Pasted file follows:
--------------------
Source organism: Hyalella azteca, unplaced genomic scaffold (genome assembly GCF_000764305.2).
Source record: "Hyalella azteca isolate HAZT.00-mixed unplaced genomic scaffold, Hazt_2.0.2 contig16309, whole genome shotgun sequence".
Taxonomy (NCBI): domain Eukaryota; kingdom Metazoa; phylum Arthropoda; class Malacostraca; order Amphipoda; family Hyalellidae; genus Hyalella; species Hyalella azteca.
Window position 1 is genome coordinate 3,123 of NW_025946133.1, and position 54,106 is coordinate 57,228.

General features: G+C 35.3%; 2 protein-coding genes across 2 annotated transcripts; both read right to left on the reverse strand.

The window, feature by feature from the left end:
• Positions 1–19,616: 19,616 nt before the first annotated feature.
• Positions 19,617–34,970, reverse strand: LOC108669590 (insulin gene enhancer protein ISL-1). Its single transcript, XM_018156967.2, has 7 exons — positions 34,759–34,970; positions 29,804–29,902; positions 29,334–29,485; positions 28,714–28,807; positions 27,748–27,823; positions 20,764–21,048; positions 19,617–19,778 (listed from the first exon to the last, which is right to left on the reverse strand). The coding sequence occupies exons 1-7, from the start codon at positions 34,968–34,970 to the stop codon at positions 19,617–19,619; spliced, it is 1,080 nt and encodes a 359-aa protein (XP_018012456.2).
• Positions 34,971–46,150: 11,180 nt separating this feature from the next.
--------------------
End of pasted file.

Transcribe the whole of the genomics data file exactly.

Source organism: Hyalella azteca, unplaced genomic scaffold (genome assembly GCF_000764305.2).
Source record: "Hyalella azteca isolate HAZT.00-mixed unplaced genomic scaffold, Hazt_2.0.2 contig16309, whole genome shotgun sequence".
Taxonomy (NCBI): domain Eukaryota; kingdom Metazoa; phylum Arthropoda; class Malacostraca; order Amphipoda; family Hyalellidae; genus Hyalella; species Hyalella azteca.
Window position 1 is genome coordinate 3,123 of NW_025946133.1, and position 54,106 is coordinate 57,228.

General features: G+C 35.3%; 2 protein-coding genes across 2 annotated transcripts; both read right to left on the reverse strand.

The window, feature by feature from the left end:
• Positions 1–19,616: 19,616 nt before the first annotated feature.
• Positions 19,617–34,970, reverse strand: LOC108669590 (insulin gene enhancer protein ISL-1). Its single transcript, XM_018156967.2, has 7 exons — positions 34,759–34,970; positions 29,804–29,902; positions 29,334–29,485; positions 28,714–28,807; positions 27,748–27,823; positions 20,764–21,048; positions 19,617–19,778 (listed from the first exon to the last, which is right to left on the reverse strand). The coding sequence occupies exons 1-7, from the start codon at positions 34,968–34,970 to the stop codon at positions 19,617–19,619; spliced, it is 1,080 nt and encodes a 359-aa protein (XP_018012456.2).
• Positions 34,971–46,150: 11,180 nt separating this feature from the next.